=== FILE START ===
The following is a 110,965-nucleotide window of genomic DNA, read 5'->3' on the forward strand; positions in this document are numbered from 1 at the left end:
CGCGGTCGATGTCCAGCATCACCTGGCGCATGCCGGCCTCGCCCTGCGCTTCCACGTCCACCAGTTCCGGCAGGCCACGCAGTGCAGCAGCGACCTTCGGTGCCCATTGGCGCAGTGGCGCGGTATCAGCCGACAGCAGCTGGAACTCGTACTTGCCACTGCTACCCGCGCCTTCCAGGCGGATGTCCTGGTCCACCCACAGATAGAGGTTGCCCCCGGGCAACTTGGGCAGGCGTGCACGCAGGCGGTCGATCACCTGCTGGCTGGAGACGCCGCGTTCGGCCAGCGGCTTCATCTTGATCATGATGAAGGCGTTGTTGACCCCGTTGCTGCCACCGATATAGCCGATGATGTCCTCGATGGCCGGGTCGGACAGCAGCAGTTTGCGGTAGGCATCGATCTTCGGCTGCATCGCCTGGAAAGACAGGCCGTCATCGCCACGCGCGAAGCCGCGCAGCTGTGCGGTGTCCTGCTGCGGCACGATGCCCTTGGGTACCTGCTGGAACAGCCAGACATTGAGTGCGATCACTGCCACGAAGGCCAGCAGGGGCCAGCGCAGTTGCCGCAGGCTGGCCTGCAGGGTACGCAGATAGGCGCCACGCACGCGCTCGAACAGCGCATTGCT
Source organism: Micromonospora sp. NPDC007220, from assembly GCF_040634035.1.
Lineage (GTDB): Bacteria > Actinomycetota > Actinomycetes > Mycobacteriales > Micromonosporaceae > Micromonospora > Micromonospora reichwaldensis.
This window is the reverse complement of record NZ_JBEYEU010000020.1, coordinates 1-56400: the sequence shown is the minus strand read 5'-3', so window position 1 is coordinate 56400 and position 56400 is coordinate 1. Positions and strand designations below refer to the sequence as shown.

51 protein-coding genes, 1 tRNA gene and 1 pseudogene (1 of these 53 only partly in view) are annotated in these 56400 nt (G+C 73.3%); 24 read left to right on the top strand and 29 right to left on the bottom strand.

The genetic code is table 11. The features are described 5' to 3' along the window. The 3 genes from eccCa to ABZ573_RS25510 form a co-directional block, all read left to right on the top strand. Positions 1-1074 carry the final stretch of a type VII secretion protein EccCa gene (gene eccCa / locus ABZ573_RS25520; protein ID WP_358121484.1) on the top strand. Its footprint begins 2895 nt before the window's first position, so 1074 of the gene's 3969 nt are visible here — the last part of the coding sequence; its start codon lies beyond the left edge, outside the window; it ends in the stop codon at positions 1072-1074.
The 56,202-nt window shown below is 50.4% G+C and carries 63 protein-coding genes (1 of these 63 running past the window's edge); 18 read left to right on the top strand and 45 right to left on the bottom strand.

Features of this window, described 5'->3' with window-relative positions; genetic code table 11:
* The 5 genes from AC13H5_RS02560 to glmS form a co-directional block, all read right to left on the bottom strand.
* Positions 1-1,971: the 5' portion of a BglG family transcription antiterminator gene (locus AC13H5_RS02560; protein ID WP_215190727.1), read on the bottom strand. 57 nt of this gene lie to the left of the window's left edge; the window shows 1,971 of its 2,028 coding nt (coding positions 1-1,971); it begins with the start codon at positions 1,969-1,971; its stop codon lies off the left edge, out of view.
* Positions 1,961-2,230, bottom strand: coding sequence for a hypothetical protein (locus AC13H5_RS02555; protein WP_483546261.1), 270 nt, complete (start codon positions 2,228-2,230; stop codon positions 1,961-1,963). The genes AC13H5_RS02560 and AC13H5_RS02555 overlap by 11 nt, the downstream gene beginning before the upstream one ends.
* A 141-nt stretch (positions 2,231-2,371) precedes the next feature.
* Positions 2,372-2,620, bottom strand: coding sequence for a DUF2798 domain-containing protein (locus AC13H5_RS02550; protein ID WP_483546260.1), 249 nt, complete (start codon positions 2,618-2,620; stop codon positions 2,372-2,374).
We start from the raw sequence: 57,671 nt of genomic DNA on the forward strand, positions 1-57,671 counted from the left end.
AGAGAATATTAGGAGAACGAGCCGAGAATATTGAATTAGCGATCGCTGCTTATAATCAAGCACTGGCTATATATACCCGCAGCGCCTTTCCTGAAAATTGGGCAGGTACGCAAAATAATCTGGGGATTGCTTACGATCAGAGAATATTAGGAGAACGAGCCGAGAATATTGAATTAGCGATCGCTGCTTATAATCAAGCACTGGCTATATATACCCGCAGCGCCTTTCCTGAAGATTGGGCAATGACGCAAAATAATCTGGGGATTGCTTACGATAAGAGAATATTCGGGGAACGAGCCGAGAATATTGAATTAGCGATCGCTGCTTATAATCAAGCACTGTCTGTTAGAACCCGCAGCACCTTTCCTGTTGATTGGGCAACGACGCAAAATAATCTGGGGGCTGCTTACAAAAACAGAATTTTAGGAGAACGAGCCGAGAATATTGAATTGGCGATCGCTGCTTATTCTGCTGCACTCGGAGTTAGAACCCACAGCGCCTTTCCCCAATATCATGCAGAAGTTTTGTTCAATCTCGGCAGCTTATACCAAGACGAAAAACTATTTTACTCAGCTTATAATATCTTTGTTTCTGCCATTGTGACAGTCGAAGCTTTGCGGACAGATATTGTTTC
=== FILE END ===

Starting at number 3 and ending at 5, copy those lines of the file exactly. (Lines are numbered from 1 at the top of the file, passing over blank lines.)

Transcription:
Source organism: Micromonospora sp. NPDC007220, from assembly GCF_040634035.1.
Lineage (GTDB): Bacteria > Actinomycetota > Actinomycetes > Mycobacteriales > Micromonosporaceae > Micromonospora > Micromonospora reichwaldensis.
This window is the reverse complement of record NZ_JBEYEU010000020.1, coordinates 1-56400: the sequence shown is the minus strand read 5'-3', so window position 1 is coordinate 56400 and position 56400 is coordinate 1. Positions and strand designations below refer to the sequence as shown.